Consider random variables $X$ and $Y$, to measure how much they change together, we use covariance:

Firstly, we center them at their mean, $X'=X-\bar{X}$, $Y'=Y-\bar{Y}$, and find the expectation of the product. The product is positive if both of them move beyond (both $X',Y'$ positive) or below (both $X',Y'$ negative) the mean. But negative if they are at different side about the mean value. Thus the measure, named covariance, defined as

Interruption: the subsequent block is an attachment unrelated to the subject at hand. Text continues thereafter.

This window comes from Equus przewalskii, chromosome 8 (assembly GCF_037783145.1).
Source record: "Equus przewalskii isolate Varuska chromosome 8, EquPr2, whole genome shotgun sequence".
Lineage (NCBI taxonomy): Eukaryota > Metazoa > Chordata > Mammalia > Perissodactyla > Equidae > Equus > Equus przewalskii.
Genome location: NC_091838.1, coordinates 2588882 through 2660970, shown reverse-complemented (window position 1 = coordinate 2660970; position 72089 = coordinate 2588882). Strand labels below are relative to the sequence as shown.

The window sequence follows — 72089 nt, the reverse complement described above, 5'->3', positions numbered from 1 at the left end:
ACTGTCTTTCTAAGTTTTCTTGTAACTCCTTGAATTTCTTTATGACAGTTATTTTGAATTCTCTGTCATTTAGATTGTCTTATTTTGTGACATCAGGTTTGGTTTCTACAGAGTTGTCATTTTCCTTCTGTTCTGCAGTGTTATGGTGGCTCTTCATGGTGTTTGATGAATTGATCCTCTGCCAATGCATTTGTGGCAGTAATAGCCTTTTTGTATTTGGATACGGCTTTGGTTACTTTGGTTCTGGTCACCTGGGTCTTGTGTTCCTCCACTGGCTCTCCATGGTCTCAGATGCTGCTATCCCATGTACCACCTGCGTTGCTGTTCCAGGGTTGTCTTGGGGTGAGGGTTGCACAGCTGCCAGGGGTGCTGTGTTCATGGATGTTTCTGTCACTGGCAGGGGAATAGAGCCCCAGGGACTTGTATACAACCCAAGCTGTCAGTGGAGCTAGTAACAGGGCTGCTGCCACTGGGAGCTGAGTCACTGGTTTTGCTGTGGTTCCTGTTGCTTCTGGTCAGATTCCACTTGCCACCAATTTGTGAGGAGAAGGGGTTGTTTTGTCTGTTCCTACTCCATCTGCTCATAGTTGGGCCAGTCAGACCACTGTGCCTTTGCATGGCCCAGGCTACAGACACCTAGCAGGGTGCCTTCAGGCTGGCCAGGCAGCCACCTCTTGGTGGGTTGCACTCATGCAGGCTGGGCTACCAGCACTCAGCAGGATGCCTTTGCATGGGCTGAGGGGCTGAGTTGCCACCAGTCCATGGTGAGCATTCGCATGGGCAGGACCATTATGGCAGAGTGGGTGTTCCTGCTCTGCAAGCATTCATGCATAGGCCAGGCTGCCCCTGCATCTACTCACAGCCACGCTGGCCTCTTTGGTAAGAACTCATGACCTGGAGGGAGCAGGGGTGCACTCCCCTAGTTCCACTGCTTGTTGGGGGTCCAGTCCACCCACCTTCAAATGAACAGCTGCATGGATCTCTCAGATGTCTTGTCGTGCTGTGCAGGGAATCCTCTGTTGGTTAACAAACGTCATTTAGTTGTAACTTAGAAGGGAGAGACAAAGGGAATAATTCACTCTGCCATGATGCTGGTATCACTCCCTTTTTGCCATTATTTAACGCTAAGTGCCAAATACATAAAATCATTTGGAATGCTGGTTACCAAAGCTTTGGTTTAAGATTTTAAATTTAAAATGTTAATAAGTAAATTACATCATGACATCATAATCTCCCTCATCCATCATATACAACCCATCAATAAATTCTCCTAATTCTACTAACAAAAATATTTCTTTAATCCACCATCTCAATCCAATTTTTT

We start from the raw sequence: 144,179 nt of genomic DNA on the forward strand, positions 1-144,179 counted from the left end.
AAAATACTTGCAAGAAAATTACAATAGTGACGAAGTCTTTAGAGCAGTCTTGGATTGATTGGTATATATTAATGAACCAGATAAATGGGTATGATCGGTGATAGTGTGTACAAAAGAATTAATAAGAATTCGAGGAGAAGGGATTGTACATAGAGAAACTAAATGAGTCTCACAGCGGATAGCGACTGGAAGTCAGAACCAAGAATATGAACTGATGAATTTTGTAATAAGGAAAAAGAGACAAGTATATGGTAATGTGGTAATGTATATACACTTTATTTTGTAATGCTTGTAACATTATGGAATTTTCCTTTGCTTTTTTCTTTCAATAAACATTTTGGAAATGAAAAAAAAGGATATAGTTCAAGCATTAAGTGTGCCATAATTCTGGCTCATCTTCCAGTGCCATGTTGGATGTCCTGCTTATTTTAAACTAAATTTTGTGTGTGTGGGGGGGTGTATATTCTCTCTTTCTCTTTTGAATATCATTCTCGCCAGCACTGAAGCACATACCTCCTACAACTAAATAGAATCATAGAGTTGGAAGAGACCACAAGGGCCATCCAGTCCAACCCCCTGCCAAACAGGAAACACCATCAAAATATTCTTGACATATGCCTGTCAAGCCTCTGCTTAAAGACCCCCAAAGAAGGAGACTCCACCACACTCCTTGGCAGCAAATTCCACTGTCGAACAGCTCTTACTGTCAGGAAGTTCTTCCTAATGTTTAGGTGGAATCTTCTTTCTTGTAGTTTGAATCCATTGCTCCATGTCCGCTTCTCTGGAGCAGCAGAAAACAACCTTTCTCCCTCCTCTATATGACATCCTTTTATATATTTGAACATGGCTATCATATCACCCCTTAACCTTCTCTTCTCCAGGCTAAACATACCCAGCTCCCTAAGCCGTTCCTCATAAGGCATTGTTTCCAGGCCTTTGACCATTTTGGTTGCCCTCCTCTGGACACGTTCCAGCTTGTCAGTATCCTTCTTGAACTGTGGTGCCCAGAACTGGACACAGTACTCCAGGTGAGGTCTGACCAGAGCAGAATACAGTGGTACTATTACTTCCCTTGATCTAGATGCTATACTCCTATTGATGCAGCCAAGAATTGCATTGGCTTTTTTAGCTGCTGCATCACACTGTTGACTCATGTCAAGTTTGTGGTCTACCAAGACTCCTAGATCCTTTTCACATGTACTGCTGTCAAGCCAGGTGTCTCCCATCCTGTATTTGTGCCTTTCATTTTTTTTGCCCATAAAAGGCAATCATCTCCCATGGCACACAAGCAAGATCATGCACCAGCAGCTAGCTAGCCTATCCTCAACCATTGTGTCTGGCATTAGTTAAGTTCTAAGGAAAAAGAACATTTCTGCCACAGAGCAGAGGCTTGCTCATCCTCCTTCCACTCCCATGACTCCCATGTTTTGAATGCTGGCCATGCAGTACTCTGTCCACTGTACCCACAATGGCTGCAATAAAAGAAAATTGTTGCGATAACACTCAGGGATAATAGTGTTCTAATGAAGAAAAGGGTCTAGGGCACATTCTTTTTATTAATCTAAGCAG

For random vectors $X$ and $Y$, the covariance is a matrix whose $ij$-th element is the correlation of the $i$-th element in $X$ and $j$-th element in $Y$, i.e. $Cov(X_i,Y_j)$. Precisely,

Covariance has the property that, $Cov(X,X)=Var(X)$.

The magnitude of covariance does not carry much interpretation. Thus we usually normalize the covariance into $[-1,1]$ and produce the Pearson’s coefficient:

The Pearson’s coefficient measures the strength of linear dependence between random variables $X$ and $Y$.